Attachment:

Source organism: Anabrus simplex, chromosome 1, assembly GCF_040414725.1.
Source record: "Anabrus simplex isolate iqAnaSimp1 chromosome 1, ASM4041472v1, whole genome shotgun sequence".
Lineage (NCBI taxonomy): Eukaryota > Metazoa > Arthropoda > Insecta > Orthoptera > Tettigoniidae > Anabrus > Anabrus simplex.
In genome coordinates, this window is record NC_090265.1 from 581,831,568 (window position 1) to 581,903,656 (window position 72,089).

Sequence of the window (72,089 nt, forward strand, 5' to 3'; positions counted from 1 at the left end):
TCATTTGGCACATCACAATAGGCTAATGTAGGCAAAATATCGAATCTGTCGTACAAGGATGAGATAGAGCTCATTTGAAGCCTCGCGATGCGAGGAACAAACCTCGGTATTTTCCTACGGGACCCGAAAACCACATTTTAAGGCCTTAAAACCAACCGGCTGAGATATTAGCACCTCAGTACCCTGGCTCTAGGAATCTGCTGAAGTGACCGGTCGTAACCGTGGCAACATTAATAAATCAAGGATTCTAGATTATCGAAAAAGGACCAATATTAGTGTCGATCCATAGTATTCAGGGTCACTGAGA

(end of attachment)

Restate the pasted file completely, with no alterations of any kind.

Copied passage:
Source organism: Anabrus simplex, chromosome 1, assembly GCF_040414725.1.
Source record: "Anabrus simplex isolate iqAnaSimp1 chromosome 1, ASM4041472v1, whole genome shotgun sequence".
Lineage (NCBI taxonomy): Eukaryota > Metazoa > Arthropoda > Insecta > Orthoptera > Tettigoniidae > Anabrus > Anabrus simplex.
In genome coordinates, this window is record NC_090265.1 from 581,831,568 (window position 1) to 581,903,656 (window position 72,089).

Sequence of the window (72,089 nt, forward strand, 5' to 3'; positions counted from 1 at the left end):
TCATTTGGCACATCACAATAGGCTAATGTAGGCAAAATATCGAATCTGTCGTACAAGGATGAGATAGAGCTCATTTGAAGCCTCGCGATGCGAGGAACAAACCTCGGTATTTTCCTACGGGACCCGAAAACCACATTTTAAGGCCTTAAAACCAACCGGCTGAGATATTAGCACCTCAGTACCCTGGCTCTAGGAATCTGCTGAAGTGACCGGTCGTAACCGTGGCAACATTAATAAATCAAGGATTCTAGATTATCGAAAAAGGACCAATATTAGTGTCGATCCATAGTATTCAGGGTCACTGAGA